March window solved, what about May?
On Friday night, the All Nepal Football Association (ANFA) issued a press release saying it will organise a tri-nation tournament involving Bangladesh, Kyrgyzstan Olympic team and the host country.
This should have come as good tidings at any other time, but in the current context it is not so as it means that Bangladesh have all but given up hope of hosting Afghanistan on March 25 in a crucial World Cup/Asian Cup qualifying fixture in Sylhet.
The Bangladesh Football Federation (BFF) has not officially ruled out the possibility yet but the postponement looked imminent ever since Asian football's governing body, AFC, passed the buck on to Bangladesh and Afghanistan to come to a settlement over the issue.
Last Wednesday when BFF president Kazi Salahuddin was asked whether they were intent on playing in Nepal or still hopeful about hosting Afghanistan in March, he claimed the issue with Afghanistan was still in the balance and that they were focusing on that match. "There is Plan A, B and C. Let's say we are still sticking to Plan A (playing at home against Afghanistan)," he said.
But with ANFA officially confirming Bangladesh's participation in the three-nation tournament, it seems the fate of the Bangladesh-Afghanistan match was already sealed and Bangladesh were indeed pursuing Plan B.
The bottom line is that Bangladesh will not get to host Afghanistan in March and that all the seven remaining qualifying matches of Group E, including the three featuring Bangladesh, will be played between May 31 and June 15 at a centralised venue.
While the consensus is to have these matches in either Qatar or Oman, technically there is still the opportunity to stage all the matches in Bangladesh. All five teams are eligible to bid for the hosting rights, and despite the hurdles facing Bangladesh in winning the bid -- the facilities or lack thereof in Bangladesh, the expenses involved and the consensus of majority -- the BFF should desperately seek to preserve its home advantage.
Losing the right to host the matches, especially the one against Afghanistan, could be a massive blow as far as progressing to the next stage of Asian Cup qualifiers is concerned. A win in this fixture could have drastically altered the equation in Bangladesh's favour.
All is not lost though. The players can still turn this seemingly uphill task in their favour with some rousing performances in June. But in order to achieve that there needs to be well-laid plans in place -- Plan A, Plan B, Plan C -- any number of plans needed to succeed.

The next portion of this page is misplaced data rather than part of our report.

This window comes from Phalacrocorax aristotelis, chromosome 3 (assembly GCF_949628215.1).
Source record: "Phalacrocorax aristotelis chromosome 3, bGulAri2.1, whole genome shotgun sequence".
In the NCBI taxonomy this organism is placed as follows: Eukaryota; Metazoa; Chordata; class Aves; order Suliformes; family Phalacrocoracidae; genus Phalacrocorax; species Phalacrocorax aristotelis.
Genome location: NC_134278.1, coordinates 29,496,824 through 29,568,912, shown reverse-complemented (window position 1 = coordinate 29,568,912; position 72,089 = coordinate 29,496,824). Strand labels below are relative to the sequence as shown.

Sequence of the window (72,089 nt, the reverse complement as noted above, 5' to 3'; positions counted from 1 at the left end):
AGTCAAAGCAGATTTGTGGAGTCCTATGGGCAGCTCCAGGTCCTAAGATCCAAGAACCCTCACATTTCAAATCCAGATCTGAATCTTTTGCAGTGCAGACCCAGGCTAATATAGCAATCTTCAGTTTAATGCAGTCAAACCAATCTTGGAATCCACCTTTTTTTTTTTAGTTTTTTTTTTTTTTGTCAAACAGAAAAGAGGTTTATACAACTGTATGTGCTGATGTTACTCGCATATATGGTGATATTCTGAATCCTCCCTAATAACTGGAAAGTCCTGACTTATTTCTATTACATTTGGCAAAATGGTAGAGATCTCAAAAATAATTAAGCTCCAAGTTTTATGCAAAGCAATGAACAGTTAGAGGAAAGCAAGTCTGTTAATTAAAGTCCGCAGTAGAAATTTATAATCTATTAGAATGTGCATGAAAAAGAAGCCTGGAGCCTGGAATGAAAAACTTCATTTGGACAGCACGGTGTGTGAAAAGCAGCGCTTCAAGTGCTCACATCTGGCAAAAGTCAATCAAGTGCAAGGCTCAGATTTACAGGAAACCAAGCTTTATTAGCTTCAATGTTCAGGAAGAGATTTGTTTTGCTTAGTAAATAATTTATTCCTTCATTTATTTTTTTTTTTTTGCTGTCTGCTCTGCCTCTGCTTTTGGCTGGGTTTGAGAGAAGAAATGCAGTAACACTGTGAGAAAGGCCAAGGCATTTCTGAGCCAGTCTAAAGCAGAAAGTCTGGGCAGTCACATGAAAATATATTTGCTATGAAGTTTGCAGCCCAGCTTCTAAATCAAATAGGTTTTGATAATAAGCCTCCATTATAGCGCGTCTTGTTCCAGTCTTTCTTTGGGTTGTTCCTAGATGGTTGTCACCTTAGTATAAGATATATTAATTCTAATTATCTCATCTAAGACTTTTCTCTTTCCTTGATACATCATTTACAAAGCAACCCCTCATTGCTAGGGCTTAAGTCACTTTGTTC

It is commendable that the BFF was quick to pounce on the opportunity to have some much-needed match practice in the now-vacated March FIFA window, but plans should already be in place for May too.
Although the fixtures of the seven matches of Group E have not been released by AFC yet, it is believed that the matches will be held on June 3, 7, 11 and 15.
Bangladesh will likely play their three matches on any of those four days. If Bangladesh are to play their first match on June 3, coach Jamie Day will not have all his players at his disposal for more than 10 days because the AFC Cup South Zone group stage runs from May 14 to 20 in Maldives.
Bangladesh champions Bashundhara Kings, who boast close to half of the players of the national team, will play in the AFC Cup. Runners-up Abahani, too, will join them if they qualify through playoffs.
Taking into consideration the traveling time to and from Maldives and the quarantine protocols both in Maldives and the proposed centralised venue, majority of the players of the national team might be left with very little time for team training, let alone playing practice matches ahead of those three matches.
Hence it will be of paramount importance to first negotiate for the hosting rights, and if that effort fails, then negotiate with the scheduling of the June matches so that the team gets a considerable amount of time together to prepare for the challenge.